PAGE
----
LLC Taxed as a C Corp: Everything You Need to Know
To have your LLC taxed as a C corp, you'll file form 8832 with the IRS. You must have consent from authorized parties to make the change.3 min read
To have your LLC taxed as a C corp, you'll file form 8832 with the IRS. You must have consent from authorized parties to make the change. Some business owners make this election to gain certain tax benefits. The IRS allows LLCs to be taxed like corporations as long as they adhere to all corporate income tax rules for a set period of time.
Corporate Taxation for LLCs
One consequence of being taxed as a C corp is double taxation because the IRS treats corporations as separate taxable entities. The business itself pays taxes and the business's owners (or members) pay taxes on their share of the profits.
To make the switch to C corp tax status, you must have consent of one of the following:
- All members of your LLC
- A properly authorized officer or manager
If one member signs for all, you should have a record that all members consented to the election.
Once you make the election, your LLC will be taxed as a corporation for at least five years before you can change elections. On form 8832, you'll provide names and an Employer Identification Number (EIN) for multi-member LLCs or a name and social security number for single-member LLCs.
Once your corporate tax status is effective, all of the assets and liabilities under your previous business type go to the corporation in exchange for stock shares.
To gain some of the advantages of a corporation, you don't have to give up the simplified structure that LLCs provide. You can still enjoy the simple LLC structure by forming an LLC and then filing form 8832 to be taxed as a C corp. You'll gain benefits of both business types with fewer hassles of running a corporation.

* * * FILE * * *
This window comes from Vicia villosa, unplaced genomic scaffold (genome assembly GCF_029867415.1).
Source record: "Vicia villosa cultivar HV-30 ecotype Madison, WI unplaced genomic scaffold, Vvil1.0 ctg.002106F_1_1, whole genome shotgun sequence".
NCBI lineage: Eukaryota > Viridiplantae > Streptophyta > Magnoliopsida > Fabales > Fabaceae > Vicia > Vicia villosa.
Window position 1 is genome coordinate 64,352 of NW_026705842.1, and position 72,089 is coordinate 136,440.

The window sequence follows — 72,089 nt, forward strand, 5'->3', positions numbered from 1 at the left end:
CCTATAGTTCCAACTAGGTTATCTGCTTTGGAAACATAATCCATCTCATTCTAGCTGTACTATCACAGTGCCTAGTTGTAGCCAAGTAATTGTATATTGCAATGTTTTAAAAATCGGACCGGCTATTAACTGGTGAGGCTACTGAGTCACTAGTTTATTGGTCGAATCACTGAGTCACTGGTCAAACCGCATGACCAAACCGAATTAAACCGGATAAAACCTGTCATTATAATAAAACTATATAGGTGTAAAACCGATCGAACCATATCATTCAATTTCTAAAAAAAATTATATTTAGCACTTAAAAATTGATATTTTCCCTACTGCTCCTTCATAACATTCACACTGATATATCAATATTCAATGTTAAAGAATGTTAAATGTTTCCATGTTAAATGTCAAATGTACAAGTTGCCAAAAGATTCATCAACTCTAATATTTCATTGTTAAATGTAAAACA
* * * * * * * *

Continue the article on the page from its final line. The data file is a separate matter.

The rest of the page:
Reasons to Use a C Corp for Your New Business
There are several reasons business owners may opt for C corporation tax status. The biggest advantage of choosing corporation tax status for owners is not taking all of the business income on their own tax return.
Many venture capitalists will only invest in corporations. Because it can be more difficult for venture capitalists to invest (directly or indirectly) into partnerships, they often choose to put their money into corporations instead. If your eventual aim is to attract private equity money or venture capital, using a C corp structure is your best option.
In a C corp, members who work as employees receive W-2s instead of Schedule K-1s. Partnership members can't draw an employee salary in their company, so they receive K-1s. If you want to obtain financing through a bank (for something like a vehicle or house), it's often easier to secure funds by providing a W-2 because that's what financial institutions are used to seeing.
C corp members are often able to get their tax returns filed more quickly than partnership members. That's because partners must wait until they get their K-1s to file their individual taxes, and the company has to complete its return before sending out K-1s.
- Life insurance
- Retirement plans
There can be disadvantages to choosing corporate tax status, too. LLC members avoid double taxation, while corporation members pay taxes at the corporate level and the individual level for income they receive in the form of dividends. If you elect to be taxed as a corporation, you — as a member — will be subject to double taxation. You should carefully consider if electing corporate tax status is worth the cost of being taxed twice. In some cases, it won't be.
While the IRS gives you options as an LLC owner when it comes to taxation, you should weigh the pros and cons of all your choices. Saving on taxes is often a big reason owners choose one election or another, but you should also think about your short- and long-range plans for your company when making such an important decision.
If you need help with LLCs and their requirements, you can post your legal need on UpCounsel's marketplace. UpCounsel accepts only the top 5 percent of lawyers to its site. Lawyers on UpCounsel come from law schools such as Harvard Law and Yale Law and average 14 years of legal experience, including work with or on behalf of companies like Google, Menlo Ventures, and Airbnb.